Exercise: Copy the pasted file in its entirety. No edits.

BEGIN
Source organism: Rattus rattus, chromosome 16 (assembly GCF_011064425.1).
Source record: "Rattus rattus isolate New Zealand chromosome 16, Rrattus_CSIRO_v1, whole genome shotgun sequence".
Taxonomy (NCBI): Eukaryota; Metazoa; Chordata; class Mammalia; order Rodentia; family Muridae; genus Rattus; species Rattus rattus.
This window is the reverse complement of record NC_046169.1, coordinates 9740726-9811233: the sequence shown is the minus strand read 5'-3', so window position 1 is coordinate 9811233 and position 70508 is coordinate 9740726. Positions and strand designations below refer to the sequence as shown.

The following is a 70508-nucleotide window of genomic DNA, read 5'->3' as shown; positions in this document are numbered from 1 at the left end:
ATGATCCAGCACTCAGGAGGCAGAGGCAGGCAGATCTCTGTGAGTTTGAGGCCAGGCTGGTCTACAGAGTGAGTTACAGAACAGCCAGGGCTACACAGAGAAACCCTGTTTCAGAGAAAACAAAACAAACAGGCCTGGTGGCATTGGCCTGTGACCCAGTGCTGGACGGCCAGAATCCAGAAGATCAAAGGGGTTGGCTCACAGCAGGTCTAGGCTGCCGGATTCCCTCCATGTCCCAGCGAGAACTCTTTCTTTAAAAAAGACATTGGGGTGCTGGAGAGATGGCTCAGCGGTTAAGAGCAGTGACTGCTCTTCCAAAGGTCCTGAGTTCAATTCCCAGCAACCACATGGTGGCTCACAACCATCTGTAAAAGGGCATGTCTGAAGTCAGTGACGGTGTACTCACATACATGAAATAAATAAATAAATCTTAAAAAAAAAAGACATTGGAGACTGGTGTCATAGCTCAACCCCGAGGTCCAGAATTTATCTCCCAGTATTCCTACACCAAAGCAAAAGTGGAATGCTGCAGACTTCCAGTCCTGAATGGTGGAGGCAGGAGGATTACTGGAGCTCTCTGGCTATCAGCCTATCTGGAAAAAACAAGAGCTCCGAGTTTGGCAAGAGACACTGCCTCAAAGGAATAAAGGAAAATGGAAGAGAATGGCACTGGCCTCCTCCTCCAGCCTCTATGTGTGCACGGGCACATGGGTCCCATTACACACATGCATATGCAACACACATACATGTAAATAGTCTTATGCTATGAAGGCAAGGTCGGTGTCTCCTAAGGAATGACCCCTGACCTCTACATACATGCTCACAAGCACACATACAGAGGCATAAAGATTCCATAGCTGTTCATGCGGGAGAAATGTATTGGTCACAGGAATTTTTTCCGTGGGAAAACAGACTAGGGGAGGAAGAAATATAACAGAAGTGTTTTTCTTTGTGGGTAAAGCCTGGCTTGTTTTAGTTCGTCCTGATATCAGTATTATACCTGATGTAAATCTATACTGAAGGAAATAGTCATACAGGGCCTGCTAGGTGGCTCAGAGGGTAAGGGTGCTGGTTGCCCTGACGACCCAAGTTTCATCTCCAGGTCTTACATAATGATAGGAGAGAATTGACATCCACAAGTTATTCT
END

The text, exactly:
Source organism: Rattus rattus, chromosome 16 (assembly GCF_011064425.1).
Source record: "Rattus rattus isolate New Zealand chromosome 16, Rrattus_CSIRO_v1, whole genome shotgun sequence".
Taxonomy (NCBI): Eukaryota; Metazoa; Chordata; class Mammalia; order Rodentia; family Muridae; genus Rattus; species Rattus rattus.
This window is the reverse complement of record NC_046169.1, coordinates 9740726-9811233: the sequence shown is the minus strand read 5'-3', so window position 1 is coordinate 9811233 and position 70508 is coordinate 9740726. Positions and strand designations below refer to the sequence as shown.

The following is a 70508-nucleotide window of genomic DNA, read 5'->3' as shown; positions in this document are numbered from 1 at the left end:
ATGATCCAGCACTCAGGAGGCAGAGGCAGGCAGATCTCTGTGAGTTTGAGGCCAGGCTGGTCTACAGAGTGAGTTACAGAACAGCCAGGGCTACACAGAGAAACCCTGTTTCAGAGAAAACAAAACAAACAGGCCTGGTGGCATTGGCCTGTGACCCAGTGCTGGACGGCCAGAATCCAGAAGATCAAAGGGGTTGGCTCACAGCAGGTCTAGGCTGCCGGATTCCCTCCATGTCCCAGCGAGAACTCTTTCTTTAAAAAAGACATTGGGGTGCTGGAGAGATGGCTCAGCGGTTAAGAGCAGTGACTGCTCTTCCAAAGGTCCTGAGTTCAATTCCCAGCAACCACATGGTGGCTCACAACCATCTGTAAAAGGGCATGTCTGAAGTCAGTGACGGTGTACTCACATACATGAAATAAATAAATAAATCTTAAAAAAAAAAGACATTGGAGACTGGTGTCATAGCTCAACCCCGAGGTCCAGAATTTATCTCCCAGTATTCCTACACCAAAGCAAAAGTGGAATGCTGCAGACTTCCAGTCCTGAATGGTGGAGGCAGGAGGATTACTGGAGCTCTCTGGCTATCAGCCTATCTGGAAAAAACAAGAGCTCCGAGTTTGGCAAGAGACACTGCCTCAAAGGAATAAAGGAAAATGGAAGAGAATGGCACTGGCCTCCTCCTCCAGCCTCTATGTGTGCACGGGCACATGGGTCCCATTACACACATGCATATGCAACACACATACATGTAAATAGTCTTATGCTATGAAGGCAAGGTCGGTGTCTCCTAAGGAATGACCCCTGACCTCTACATACATGCTCACAAGCACACATACAGAGGCATAAAGATTCCATAGCTGTTCATGCGGGAGAAATGTATTGGTCACAGGAATTTTTTCCGTGGGAAAACAGACTAGGGGAGGAAGAAATATAACAGAAGTGTTTTTCTTTGTGGGTAAAGCCTGGCTTGTTTTAGTTCGTCCTGATATCAGTATTATACCTGATGTAAATCTATACTGAAGGAAATAGTCATACAGGGCCTGCTAGGTGGCTCAGAGGGTAAGGGTGCTGGTTGCCCTGACGACCCAAGTTTCATCTCCAGGTCTTACATAATGATAGGAGAGAATTGACATCCACAAGTTATTCT